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Prestigious appointment for Wirral eye consultant
Updated 4:20pm Monday 4th February 2013 in News
A WIRRAL eye surgeon is to take up the prestigious role of Vice President at the Royal College of Ophthalmologists.
Mark Watts has been a consultant at Wirral University Teaching Hospital NHS Foundation Trust for almost 20 years and is a key figure in ophthalmology, dealing with the anatomy, physiology and diseases of the eye.
On the new role he said: "I feel extremely proud to have been appointed to this position and look forward to advancing training in eye surgery.
"Being part of a university teaching hospital has helped me immensely in promoting the importance of education."
The Royal College of Ophthalmologists has more than 3,000 members worldwide.
Mark's role will be to take charge of the important task of directing the education of all ophthalmic surgeons in training in the UK in order to continue improving standards of care for patients.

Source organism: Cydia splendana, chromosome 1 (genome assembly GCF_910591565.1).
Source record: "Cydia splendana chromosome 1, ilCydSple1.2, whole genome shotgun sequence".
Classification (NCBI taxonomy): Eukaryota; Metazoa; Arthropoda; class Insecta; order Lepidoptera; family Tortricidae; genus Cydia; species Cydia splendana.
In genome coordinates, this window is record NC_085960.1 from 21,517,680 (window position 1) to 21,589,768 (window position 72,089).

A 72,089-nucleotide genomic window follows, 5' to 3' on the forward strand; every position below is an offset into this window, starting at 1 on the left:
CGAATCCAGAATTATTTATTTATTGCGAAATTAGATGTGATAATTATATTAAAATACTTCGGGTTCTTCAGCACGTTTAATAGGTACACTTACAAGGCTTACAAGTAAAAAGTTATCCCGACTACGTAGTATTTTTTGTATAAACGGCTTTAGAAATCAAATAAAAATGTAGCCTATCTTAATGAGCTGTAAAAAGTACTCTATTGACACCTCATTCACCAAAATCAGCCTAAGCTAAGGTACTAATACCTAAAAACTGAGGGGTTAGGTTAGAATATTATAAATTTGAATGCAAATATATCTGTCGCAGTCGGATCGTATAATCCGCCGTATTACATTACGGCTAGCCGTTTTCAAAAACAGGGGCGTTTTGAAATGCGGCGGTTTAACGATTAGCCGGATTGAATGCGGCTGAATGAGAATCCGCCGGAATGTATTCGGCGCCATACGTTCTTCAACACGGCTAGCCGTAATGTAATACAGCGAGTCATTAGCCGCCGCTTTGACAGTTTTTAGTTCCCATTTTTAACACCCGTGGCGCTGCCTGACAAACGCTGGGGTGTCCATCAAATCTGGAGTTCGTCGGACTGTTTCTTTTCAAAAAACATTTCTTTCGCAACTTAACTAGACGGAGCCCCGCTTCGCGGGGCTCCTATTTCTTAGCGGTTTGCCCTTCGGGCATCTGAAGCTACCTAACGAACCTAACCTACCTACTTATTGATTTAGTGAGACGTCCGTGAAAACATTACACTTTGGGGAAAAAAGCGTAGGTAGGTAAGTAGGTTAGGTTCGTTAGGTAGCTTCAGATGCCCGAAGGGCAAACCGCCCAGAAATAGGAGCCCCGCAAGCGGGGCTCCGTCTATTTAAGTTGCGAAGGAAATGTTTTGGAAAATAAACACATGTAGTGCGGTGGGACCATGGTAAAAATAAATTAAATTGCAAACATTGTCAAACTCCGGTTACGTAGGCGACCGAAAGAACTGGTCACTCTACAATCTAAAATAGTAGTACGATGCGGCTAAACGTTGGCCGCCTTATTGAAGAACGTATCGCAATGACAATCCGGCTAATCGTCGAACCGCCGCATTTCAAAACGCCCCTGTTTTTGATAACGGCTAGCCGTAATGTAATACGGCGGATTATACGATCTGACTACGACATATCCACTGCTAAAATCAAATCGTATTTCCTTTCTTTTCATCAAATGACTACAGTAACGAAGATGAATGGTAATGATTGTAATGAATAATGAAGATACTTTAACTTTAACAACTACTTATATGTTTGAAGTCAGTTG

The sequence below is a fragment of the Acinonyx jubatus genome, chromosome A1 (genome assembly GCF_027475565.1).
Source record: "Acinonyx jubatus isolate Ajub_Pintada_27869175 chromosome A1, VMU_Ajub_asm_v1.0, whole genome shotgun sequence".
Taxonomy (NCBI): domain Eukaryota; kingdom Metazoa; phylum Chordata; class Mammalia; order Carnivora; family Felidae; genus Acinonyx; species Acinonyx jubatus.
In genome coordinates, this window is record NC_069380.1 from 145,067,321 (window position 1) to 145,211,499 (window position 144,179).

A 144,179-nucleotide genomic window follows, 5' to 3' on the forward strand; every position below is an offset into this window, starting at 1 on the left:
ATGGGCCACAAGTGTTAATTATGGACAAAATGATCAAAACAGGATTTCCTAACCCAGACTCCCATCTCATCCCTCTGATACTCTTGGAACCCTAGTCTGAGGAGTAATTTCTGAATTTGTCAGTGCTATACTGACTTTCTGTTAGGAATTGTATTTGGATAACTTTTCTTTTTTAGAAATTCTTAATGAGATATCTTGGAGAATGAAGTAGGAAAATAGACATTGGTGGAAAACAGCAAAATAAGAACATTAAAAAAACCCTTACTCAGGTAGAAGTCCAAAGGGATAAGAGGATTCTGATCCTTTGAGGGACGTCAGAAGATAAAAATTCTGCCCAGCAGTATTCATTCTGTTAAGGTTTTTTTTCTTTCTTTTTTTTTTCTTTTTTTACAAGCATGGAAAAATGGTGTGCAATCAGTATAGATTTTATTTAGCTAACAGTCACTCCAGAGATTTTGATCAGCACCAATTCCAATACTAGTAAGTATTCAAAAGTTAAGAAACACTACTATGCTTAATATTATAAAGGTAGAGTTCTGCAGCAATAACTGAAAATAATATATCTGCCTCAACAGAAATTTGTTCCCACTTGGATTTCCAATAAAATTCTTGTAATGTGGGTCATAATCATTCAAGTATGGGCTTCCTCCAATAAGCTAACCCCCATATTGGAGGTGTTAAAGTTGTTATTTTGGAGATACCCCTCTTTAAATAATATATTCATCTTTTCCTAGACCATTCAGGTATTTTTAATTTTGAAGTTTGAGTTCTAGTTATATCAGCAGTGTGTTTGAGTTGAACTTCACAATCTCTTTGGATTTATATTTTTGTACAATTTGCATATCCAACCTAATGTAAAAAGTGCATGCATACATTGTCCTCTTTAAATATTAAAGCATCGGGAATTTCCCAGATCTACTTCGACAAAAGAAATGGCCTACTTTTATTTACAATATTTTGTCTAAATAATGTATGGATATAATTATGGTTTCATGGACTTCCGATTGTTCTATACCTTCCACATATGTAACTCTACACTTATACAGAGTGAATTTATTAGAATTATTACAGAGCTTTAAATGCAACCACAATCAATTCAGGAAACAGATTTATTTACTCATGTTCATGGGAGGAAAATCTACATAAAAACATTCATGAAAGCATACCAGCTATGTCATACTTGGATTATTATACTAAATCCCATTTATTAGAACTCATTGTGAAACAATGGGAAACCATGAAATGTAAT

Mark has been the skills tutor at the Royal College for the past six years.
This includes running all the training courses, using state of the art 3D equipment, around cataract and retinal problems.
Not only will Mark take up the position of Vice President in May 2013, he will also become Head of Education for the college.
Evan Moore is medical director for Wirral University Teaching Hospital.
He said: "We are delighted that one of our longstanding eye consultants is to become Vice President at the Royal College of Ophthalmologists.
"This reaffirms the commitment Wirral University Teaching Hospital has in employing the most highly regarded consultants in order to deliver a first class service to the people of Wirral.
"As we know, the majority of eye problems are associated with age.
"This region has a high proportion of older people who need access to the very best possible eye team."
Eye education plays a huge part at Wirral University Teaching Hospital.
The Trust is just one of twelve training labs across the country to have a special simulator called EYEsi.
It allows the user to perform incredibly delicate operations in a safe, virtual environment and also enables highly qualified eye surgeons to practise new cutting edge surgical techniques, without any risk to patients.
The equipment was made possible following a £150,000 donation from the Arrowe Park Hospital Charity for Eyes (APACHE) back in 2011.
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